I don't often sew for friends because they know I am too busy and don't ask. I don't often sew at all anymore. Life is too crazy right now. I am almost done with the canning, so maybe soon...

  2. Oh that stamp is pretty - it really does add something to the fabric :) Pretty drawstring bags too - your friend is going to be very pleased :) I do sew for friends sometimes, when they ask me to make them something :D I've made a few things for my friend's Auntie Rita and I now call her MY Auntie Rita, hehe. When someone needs a zipper bag I get the call ;) I don't mind, because it's something I enjoy, plus it helps even out the playing field when I need something embroidered! My neighbour across the street asks me to do sewing and mending for him sometimes, for items in his workshop garage - I made dust cover curtains to protect some of his (grinding?) equipment, and he recently gave me a cover for a drill press that needs a few stitches - my husband visits him regularly to share a beer with him in the garage, so I don't mind helping him out (and he's very appreciative, or I wouldn't do it!) :D Oh I just remembered - I also made a "quilt" for his oldest son - his dad made him a toy bed from scrap wood and it was just the right size for his teddy, so he asked if I could make his teddy a blanket :D I had him come over to my house to pick out fabric, and whipped it up for him :)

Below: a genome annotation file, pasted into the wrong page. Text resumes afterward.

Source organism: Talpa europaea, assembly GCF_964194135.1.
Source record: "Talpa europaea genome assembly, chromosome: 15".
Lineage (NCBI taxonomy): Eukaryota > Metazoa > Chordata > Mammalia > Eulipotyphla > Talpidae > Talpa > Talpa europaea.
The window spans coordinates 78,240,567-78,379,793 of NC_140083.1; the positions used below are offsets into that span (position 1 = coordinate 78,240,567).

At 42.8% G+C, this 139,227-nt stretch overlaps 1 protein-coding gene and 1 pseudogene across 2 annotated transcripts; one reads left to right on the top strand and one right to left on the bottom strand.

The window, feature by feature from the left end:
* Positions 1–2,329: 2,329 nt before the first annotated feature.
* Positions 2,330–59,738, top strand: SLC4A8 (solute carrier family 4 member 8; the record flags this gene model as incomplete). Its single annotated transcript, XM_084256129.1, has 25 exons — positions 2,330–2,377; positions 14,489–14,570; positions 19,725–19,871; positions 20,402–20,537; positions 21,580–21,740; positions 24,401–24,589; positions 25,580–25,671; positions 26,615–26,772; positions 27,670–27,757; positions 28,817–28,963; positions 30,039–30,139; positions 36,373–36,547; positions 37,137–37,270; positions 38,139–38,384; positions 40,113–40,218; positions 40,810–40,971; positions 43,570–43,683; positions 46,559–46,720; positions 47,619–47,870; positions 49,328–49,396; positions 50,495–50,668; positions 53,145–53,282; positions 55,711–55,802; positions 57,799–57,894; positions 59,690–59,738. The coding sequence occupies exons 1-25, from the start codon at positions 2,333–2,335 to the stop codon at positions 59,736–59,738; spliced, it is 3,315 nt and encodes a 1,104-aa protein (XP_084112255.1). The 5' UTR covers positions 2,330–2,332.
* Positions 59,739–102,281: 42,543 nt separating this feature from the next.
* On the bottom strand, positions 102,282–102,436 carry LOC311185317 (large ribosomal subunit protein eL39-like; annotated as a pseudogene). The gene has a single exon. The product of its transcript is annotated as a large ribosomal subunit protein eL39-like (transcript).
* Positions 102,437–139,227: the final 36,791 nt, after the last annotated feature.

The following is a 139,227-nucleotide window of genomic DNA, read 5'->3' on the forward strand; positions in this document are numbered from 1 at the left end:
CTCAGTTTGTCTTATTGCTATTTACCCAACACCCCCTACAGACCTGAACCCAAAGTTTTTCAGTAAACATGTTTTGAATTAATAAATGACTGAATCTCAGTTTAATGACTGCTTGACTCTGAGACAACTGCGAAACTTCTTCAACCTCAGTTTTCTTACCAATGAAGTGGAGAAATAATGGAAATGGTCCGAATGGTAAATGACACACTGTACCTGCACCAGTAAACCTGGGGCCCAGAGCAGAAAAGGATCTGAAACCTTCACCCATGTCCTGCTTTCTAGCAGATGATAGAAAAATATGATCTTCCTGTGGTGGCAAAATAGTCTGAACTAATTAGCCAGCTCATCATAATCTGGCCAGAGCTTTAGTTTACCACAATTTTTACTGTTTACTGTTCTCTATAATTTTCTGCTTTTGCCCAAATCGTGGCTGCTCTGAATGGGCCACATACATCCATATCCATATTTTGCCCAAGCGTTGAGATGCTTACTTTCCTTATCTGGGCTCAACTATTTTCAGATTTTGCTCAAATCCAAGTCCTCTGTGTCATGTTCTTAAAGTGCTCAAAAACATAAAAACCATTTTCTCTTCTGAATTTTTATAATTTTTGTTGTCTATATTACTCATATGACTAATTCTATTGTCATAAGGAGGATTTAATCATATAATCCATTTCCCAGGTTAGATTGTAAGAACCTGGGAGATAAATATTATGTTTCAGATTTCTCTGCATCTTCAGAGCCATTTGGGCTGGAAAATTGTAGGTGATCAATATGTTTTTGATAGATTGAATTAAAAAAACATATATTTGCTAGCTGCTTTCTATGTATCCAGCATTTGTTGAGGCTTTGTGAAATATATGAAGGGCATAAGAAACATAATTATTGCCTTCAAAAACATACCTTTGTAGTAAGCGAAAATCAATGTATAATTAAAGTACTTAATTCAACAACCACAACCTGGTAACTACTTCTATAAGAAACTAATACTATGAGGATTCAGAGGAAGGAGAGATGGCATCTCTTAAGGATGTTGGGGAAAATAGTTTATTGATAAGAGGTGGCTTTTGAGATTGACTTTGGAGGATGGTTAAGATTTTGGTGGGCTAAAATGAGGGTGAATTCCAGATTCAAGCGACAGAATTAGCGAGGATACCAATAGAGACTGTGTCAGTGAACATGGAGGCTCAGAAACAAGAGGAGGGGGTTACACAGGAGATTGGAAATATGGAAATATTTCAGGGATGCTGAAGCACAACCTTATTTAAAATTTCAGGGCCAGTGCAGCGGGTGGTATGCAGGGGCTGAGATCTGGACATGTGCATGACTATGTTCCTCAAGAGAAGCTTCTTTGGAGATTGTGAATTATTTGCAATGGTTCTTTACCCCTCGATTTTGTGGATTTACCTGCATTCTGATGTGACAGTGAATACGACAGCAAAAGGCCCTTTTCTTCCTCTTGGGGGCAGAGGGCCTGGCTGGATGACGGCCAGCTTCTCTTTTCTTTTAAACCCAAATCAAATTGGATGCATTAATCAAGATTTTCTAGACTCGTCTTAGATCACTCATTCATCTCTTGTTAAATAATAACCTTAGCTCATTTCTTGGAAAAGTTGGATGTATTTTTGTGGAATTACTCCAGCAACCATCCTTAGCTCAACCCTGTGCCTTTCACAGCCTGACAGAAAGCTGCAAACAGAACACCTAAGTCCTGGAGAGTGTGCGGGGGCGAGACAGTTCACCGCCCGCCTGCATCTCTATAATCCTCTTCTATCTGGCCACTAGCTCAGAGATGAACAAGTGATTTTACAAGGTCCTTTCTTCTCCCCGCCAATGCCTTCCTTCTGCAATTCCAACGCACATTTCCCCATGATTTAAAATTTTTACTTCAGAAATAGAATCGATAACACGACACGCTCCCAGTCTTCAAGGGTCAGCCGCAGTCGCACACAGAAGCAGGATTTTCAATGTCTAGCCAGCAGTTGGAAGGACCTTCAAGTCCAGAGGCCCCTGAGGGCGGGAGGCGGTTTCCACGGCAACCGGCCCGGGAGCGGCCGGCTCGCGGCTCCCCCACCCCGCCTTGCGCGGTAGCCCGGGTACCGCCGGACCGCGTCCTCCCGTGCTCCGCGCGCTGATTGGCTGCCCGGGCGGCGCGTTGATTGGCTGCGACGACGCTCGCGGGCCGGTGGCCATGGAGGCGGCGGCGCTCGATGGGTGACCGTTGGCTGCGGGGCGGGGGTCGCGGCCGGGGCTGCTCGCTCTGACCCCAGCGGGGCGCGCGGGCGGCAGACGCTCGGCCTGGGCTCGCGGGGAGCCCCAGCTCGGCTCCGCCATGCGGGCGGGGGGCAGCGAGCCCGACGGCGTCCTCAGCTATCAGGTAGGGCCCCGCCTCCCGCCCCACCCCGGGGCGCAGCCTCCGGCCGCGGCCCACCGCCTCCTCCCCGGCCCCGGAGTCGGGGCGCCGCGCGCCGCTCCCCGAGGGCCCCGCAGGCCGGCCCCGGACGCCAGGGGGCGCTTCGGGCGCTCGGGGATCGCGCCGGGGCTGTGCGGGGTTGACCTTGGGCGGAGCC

3. Thanks Pam! I know I will be referring back to your great tutorial.

  4. I appreciate the tutorial and the mention of the "found" drawstrings. I save a lot of those things too.

  5. They look amazing all in a bundle, very smart and classic, and I love the history the writing gives those particular two. I'm sure your friend is going to be thrilled with them. Sometimes, particularly with a fairly natural or rustic style bag, I like to use brown garden twine for the drawstring, very cheap and easy, and often looks really effective I find.

  6. Hi Pam, I used your tutorial and loved it so I linked to you here: Hope you don't mind ;)